French Films

A selection of films from French filmmakers, including Michael Haneke's Cannes competition contender Happy End, and 1960s classic Belle de Jour.

Back to Burgundy

The vineyards of Burgundy are the stunning backdrop of this warm family drama about estranged siblings putting resentments aside to save their family estate.

Belle de Jour

In 1967 Catherine Deneuve entranced audiences in Belle de Jour, Luis Buñuel’s satire of sexual manners. 50 years on it stands as a masterpiece of erotic cinema.

Call Me By Your Name

The sumptuous new romance by Luca Guadagnino (I Am Love, SFF 2010) is a sensual story of first love set in the Italian countryside.

Ciao Ciao

A sophisticated city woman visits her rural parents in Song Chuan’s incisive snapshot of the tension between tradition and modernity in contemporary China.

Félicité

Winner of the Silver Bear Grand Jury Prize at the Berlinale, this is a surprising, music-infused drama about a proud and spirited woman working as a singer in Kinshasa.

Happy End

Master Austrian director Michael Haneke has won the Cannes Palme d'Or with his last two films, The White Ribbon (2009) and Amour (SFF 2012).

I Am Not Your Negro

Narrated by Samuel L Jackson, this mesmerising Oscar-nominated film channels the impassioned words of writer James Baldwin, one of the most incisive commentators on race in America.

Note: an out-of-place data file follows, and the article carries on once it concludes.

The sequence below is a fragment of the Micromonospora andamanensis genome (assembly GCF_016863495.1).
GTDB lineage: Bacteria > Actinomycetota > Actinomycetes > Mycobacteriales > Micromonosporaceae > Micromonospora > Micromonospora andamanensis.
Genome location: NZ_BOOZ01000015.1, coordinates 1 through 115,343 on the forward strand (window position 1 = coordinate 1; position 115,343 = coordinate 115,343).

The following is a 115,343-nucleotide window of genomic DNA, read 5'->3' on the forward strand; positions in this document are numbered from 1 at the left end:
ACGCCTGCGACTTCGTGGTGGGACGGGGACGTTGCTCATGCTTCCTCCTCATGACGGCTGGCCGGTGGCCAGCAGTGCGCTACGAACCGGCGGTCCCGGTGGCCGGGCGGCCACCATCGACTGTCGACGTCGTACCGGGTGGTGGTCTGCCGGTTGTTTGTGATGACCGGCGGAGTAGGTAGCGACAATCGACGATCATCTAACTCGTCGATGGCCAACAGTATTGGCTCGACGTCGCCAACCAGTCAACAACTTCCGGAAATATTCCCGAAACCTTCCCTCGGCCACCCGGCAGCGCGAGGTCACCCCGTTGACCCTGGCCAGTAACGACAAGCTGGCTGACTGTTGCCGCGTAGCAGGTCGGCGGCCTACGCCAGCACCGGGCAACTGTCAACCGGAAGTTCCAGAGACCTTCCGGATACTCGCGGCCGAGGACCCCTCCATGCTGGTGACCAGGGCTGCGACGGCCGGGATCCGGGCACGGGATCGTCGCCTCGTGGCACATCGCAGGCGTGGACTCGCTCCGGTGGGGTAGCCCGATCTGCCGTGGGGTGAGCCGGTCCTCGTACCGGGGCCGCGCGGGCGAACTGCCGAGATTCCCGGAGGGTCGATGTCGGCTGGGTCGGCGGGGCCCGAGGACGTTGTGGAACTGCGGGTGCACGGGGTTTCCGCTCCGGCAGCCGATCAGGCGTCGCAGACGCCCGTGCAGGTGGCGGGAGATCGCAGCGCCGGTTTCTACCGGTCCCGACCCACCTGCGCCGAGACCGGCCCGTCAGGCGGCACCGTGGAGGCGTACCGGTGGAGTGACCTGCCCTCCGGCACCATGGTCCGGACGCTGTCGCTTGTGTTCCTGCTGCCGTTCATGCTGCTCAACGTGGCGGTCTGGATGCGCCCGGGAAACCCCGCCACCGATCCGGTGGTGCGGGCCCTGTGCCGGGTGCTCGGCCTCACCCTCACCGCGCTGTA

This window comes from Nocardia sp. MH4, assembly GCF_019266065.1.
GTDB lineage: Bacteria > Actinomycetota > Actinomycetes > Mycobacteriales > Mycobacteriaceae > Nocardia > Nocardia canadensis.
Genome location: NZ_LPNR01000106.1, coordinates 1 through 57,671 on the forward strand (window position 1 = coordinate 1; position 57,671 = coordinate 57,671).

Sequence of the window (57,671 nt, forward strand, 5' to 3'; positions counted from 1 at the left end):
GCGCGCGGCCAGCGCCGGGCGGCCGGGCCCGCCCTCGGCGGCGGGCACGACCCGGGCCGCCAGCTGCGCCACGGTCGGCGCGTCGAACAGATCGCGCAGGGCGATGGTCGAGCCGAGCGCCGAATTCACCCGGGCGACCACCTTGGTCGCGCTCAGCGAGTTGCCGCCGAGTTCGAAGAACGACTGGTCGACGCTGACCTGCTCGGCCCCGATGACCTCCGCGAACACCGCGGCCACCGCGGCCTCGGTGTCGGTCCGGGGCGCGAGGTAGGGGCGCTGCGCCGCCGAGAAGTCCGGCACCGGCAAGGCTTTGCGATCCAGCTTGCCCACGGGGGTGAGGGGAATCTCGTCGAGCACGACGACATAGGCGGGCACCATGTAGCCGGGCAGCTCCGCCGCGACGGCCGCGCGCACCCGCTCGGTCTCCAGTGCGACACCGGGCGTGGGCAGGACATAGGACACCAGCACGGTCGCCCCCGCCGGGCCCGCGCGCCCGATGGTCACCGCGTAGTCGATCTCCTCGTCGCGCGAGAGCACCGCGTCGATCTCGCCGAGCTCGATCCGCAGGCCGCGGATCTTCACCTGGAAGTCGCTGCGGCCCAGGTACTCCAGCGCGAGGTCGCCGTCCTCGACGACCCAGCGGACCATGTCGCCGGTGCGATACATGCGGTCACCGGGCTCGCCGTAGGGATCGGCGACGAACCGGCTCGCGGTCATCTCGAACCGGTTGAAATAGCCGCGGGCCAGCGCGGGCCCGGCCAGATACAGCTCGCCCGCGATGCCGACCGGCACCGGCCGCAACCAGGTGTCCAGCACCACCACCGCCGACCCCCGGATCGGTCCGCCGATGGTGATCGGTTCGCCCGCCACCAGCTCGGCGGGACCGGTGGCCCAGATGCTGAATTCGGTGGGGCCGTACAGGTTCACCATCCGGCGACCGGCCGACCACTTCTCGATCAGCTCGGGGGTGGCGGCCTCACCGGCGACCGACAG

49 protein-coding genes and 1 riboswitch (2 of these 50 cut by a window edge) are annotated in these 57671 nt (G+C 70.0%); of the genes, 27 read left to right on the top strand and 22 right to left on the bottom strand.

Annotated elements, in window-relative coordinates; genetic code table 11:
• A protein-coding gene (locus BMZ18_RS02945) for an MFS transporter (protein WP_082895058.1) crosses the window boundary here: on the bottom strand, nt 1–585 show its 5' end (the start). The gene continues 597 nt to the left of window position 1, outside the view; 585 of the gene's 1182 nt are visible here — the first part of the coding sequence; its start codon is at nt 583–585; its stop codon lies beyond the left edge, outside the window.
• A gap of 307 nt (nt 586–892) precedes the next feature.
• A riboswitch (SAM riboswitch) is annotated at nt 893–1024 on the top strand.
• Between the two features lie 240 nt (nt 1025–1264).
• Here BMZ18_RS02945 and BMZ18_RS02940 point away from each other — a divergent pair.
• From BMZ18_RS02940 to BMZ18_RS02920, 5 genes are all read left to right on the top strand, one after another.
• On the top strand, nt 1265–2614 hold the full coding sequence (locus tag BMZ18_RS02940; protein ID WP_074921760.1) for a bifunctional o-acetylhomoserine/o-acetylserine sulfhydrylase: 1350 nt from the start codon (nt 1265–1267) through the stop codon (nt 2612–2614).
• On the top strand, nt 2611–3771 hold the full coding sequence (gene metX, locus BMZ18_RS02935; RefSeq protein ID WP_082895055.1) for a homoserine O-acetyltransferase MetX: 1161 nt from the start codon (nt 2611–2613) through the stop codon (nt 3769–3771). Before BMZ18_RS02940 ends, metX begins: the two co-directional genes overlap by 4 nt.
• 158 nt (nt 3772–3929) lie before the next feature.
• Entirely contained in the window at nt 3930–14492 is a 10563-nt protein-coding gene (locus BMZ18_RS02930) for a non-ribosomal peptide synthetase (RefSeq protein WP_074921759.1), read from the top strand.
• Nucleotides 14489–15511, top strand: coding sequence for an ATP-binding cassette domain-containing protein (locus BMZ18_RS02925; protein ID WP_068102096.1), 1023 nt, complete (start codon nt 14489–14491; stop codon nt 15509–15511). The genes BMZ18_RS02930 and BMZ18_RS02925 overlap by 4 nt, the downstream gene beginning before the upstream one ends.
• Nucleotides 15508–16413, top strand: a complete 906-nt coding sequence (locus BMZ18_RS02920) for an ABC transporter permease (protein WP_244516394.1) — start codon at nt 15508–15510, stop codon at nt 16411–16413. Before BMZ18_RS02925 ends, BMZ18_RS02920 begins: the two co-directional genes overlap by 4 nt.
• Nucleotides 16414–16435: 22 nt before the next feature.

Lust For Sight

When a filmmaker is told by his doctor that he can't see colours, he sets out to define what it means to see. The knowledge that he may lose it all fuels his lust for sight.

Madame

World Premiere: Toni Collette, Harvey Keitel, Rossy de Palma and Michael Smiley star in this romantic comedy about an unexpected love affair that starts at dinner and spreads to the Paris streets.

My Life as a Zucchini

An Oscar-nominated Swiss-French stop-motion family animation that's realistic and life affirming, dealing with real issues in a way that doesn't patronise or traumatise its audience.

Napalm

Renowned French filmmaker Claude Lanzmann (Shoah), now 91, revisits a haunting North Korean encounter in his latest documentary direct from Cannes.

Phantom Boy

From the French team behind the Oscar-nominated A Cat in Paris comes this beautifully animated supernatural crime-fighting adventure, set on the streets of New York.

Wolf and Sheep

This debut feature by a groundbreaking Afghan woman director, a Cannes Director's Fortnight-winner, is an extraordinarily daring and rare view of Afghan rural life and mythology.

The Young Karl Marx

Alongside his film I Am Not Your Negro, playing at SFF this year, director Raoul Peck created this rigorous and fascinating biopic of Karl Marx and the beginnings of communism.